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The Numbers & “Heat Map”

August 23, 2022 | Weekly Commentary


The Sources: Index Returns: Morningstar Workstation. Past performance is no guarantee of future results. Indices are unmanaged and cannot be invested into directly. Three, five and ten year returns are annualized. Interest Rates: Federal Reserve, Mortgage Bankers Association.

The health of the economy is a key driver of long-term returns in the stock market. Below, we assess the key economic conditions that we believe are of particular importance to investors.




Q1 2022 Real GDP shrunk at a 1.5% annual rate according to the second estimate. The main factors that resulted in a decrease in GDP were a surge in imports and trade deficit highlighting that the U.S. is buying more goods from foreign countries. Real GDP for Q2 2022 decreased at an annual rate of 0.9% marking the second consecutive quarter of declining GDP.



The estimated growth rate for Q2 2022 is now 6.7% (up from 4.3%) which would mark a new post-pandemic low; but still solidly in the “growth” stage. 87% of S&P500 companies have now reported earnings — 75% beat earnings estimates and 70% reported actual revenue above expectations. For Q3, 42 companies issued negative EPS guidance while 30 companies issued positive guidance.



U.S. Nonfarm Payrolls for July 2022 increased by a stunning 528,000 new jobs compared to economist’s estimates of 250,000. The latest unemployment rate for July came in at 3.5%, nearing a record low. Employment activity and job growth continues to impress everyone while also confounding everyone as GDP is slowing at the same time.



The annual inflation rate in the US increased by 8.5% for July 2022. The gasoline index fell 7.7% and the energy index fell 4.6% which offset the increases in food and shelter indexes. The PPI decreased 0.5% in July and registered a year-over-year gain of 9.8%



Senator Manchin and Majority Leader Schumer reached an agreement on the latest tax and energy bill. The bloated bill is stacked with incentives for green energy, EV cars, and conversely oil & gas companies for exploration. Further, no changes in private equity taxes or higher tax rates for the very wealthy were enacted. The bill has been officially passed by the Senate.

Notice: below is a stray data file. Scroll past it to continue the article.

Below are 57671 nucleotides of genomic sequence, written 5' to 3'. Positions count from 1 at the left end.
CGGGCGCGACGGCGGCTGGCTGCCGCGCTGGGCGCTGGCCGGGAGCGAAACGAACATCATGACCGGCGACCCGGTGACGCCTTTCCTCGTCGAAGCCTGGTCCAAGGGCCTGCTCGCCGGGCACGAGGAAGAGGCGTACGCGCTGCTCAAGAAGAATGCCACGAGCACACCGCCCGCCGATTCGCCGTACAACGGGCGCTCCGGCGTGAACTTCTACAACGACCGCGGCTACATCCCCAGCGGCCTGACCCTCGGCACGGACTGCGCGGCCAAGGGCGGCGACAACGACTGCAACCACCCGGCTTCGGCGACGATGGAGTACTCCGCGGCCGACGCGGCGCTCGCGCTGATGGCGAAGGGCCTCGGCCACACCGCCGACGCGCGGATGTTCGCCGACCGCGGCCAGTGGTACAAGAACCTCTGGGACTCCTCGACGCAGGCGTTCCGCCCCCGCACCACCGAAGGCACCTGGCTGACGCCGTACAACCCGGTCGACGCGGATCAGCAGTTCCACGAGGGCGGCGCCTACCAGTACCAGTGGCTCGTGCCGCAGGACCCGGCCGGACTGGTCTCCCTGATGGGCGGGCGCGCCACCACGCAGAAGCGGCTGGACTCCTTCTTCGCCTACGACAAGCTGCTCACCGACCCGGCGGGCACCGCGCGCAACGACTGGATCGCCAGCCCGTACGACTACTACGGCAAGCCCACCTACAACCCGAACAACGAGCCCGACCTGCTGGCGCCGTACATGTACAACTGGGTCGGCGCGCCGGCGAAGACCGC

The current target for Fed Funds is a range of 2.25% to 2.5%. With inflation still running hot, Fed Chairman Jay Powell is clear on his path to slow the economy enough to cool inflation. The next Fed meeting is September 20-21 and markets are pricing in another 0.50-0.75% increase in short-term rates.




Russia has defaulted on its debt as of late June for the first time since1918. Sanctions imposed by Western powers effectively isolated Russia and its financial system from Europe and the U.S. making it much harder for Russia to complete international financial transactions. On a good note – Israel and Turkey have restored diplomatic ties and will be exchanging ambassadors again after four years. This should result in a significant improvement in regional stability.



Supply chain disruptions in the U.S. are waning but the rising cost of oil due to the Russian- Ukraine war is likely to cause additional inflationary pressures not only on gasoline prices but also on many other goods and services. Starting in June, China has started to remove some restrictions in major cities to end the COVID-19 lockdown.

The “Heat Map” is a subjective analysis based upon metrics that VNFA’s investment committee believes are important to financial markets and the economy. The “Heat Map” is designed for informational purposes only and is not intended for use as a basis for investment decisions.